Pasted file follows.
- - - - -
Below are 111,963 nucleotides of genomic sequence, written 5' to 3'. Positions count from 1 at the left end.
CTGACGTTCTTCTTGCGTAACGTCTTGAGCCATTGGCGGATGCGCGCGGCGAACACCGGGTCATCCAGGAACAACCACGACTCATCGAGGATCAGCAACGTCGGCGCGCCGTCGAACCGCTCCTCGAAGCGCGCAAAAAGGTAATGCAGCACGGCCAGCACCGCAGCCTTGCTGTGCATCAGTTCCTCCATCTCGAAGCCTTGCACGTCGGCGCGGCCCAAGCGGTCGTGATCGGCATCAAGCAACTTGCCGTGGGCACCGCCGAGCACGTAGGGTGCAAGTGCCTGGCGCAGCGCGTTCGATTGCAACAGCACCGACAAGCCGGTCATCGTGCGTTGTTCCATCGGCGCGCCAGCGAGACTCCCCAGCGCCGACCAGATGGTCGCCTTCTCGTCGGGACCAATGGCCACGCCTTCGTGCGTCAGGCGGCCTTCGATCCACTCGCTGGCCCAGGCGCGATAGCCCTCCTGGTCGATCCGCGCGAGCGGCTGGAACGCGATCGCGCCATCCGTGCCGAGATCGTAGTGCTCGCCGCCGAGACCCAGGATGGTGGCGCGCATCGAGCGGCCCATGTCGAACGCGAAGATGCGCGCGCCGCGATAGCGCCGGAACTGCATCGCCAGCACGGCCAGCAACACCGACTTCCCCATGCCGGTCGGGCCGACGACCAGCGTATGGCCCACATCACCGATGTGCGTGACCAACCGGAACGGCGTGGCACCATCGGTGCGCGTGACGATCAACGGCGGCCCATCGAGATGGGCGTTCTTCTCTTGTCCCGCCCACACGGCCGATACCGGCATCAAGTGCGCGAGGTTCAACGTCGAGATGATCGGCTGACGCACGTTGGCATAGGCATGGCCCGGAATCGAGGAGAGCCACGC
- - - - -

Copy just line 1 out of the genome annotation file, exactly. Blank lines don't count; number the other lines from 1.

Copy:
Below are 111,963 nucleotides of genomic sequence, written 5' to 3'. Positions count from 1 at the left end.